Children

LeapFrog outs the Wii and Kinect-inspired LeapTV games console for kids

LeapFrog outs the Wii and Kine...
The LeapFrog LeapTV is a games console for 3-8 year-olds
The LeapFrog LeapTV is a games console for 3-8 year-olds
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In Body Motion mode, the motion-sensing camera of the LeapFrog LeapTV incorporates a child's movement into the game as they dance, jump and kick
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In Body Motion mode, the motion-sensing camera of the LeapFrog LeapTV incorporates a child's movement into the game as they dance, jump and kick
There will be more than 100 games and apps available for the LeapFrog LeapTV
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There will be more than 100 games and apps available for the LeapFrog LeapTV
The LeapFrog LeapTV is a games console for 3-8 year-olds
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The LeapFrog LeapTV is a games console for 3-8 year-olds
Pointer Play games on the LeapFrog LeapTV use motion controllers and their LED pointers to convert movement into gameplay
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Pointer Play games on the LeapFrog LeapTV use motion controllers and their LED pointers to convert movement into gameplay
Classic Controller mode sees the transforming controller of the LeapFrog LeapTV folded to resemble a more traditional games controller
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Classic Controller mode sees the transforming controller of the LeapFrog LeapTV folded to resemble a more traditional games controller

Following on from its LeapPad tablets, LeapFrog is introducing the LeapTV games console specifically for younger kids. The new system is designed to encourage learning through active play, and will have access to a library of over 100 educational titles.

Aimed at 3-8 year-olds, the LeapTV has been designed to be easy to control. It uses a simple UI and audio instructions (for those who haven't mastered reading yet) along with a combination of a Kinect-esque motion-sensing camera and Wii-like motion controllers to put children into the games. This allows three modes of play, Body Motion, Pointer Play, and Classic Controller.

In Body Motion mode, the motion-sensing camera incorporates a child's movement into the game as they dance, jump and kick. Pointer Play games use motion controllers and their LED pointers to convert movement into gameplay, similar to the Wii. Meanwhile, in Classic Controller mode the transforming controller is folded to resemble a more traditional games controller with an analogue stick and buttons.

The LeapFrog LeapTV, connects to a TV via HDMI, and is capable of outputting HD 720p footage. The motion-sensing camera attaches via USB and the motion controllers use Bluetooth. While the console can use game cartridges, it also boasts 16 GB of internal storage, along with Wi-Fi and an Ethernet port, for downloading games and apps from the LeapFrog Learning Library, which is where most of the 100-plus games will be found.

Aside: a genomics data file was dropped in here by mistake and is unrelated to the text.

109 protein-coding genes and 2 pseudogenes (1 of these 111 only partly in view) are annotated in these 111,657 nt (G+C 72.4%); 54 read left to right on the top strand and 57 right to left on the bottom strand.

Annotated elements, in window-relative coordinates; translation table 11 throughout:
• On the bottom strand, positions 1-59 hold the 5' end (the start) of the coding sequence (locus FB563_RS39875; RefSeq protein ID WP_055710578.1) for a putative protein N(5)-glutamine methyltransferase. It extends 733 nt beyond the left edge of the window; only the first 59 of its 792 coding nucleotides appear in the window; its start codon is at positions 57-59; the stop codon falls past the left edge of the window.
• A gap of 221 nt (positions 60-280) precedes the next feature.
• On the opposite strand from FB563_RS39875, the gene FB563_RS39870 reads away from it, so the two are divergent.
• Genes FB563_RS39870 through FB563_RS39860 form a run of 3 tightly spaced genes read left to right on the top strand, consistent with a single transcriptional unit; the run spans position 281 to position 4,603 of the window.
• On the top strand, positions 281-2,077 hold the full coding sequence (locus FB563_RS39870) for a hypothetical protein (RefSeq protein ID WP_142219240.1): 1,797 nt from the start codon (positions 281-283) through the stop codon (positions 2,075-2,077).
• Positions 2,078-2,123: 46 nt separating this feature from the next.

There will be more than 100 games and apps available for the LeapFrog LeapTV
There will be more than 100 games and apps available for the LeapFrog LeapTV

This brings us onto the game selection. While users shouldn't expect to play the likes of Mario Kart 8 on the LeapTV, there will be faces and brands familiar to anyone under the age of seven, and their parents. That's because many of the educator-approved games use characters like Disney's Sofia the First and Jake, of Never Land Pirates fame. There will also be games featuring the gang from Toy Story, Monsters Inc, Spiderman and LeapFrog's own library of characters.

The main focus of LeapTV games is the educational element. That could mean gamers using movement in sports games to answer maths questions, or controlling characters while learning about reading or science. LeapFrog says the games can be set to offer children the right level of challenge for their age or level, and will then automatically adjust as they get better.

The LeapTV system will be available later this year (in time for lists to Santa) for a price of US$150. Game cartridges will set you back $30, while downloadable games and apps start at $5.

You can check out the LeapTV in the promotional video below.

Product page: LeapTV

LeapTV: Get Minds & Bodies Moving With This New Gaming System for Kids

2 comments
Amanda Matthews
My kids have had a few "educational consoles" given as gifts. They always get very little use. Kids just want to play the Wii or Kinect (or etc.). Since the "educational consoles" and games are in the same price range, there's no reason to not just get the kids the real thing. It isn't going to teach your child anything if they don't use it.
MK23666
It's probably better to develop games and controllers for the normal gaming systems, but then I guess you lose money on the licensing fees.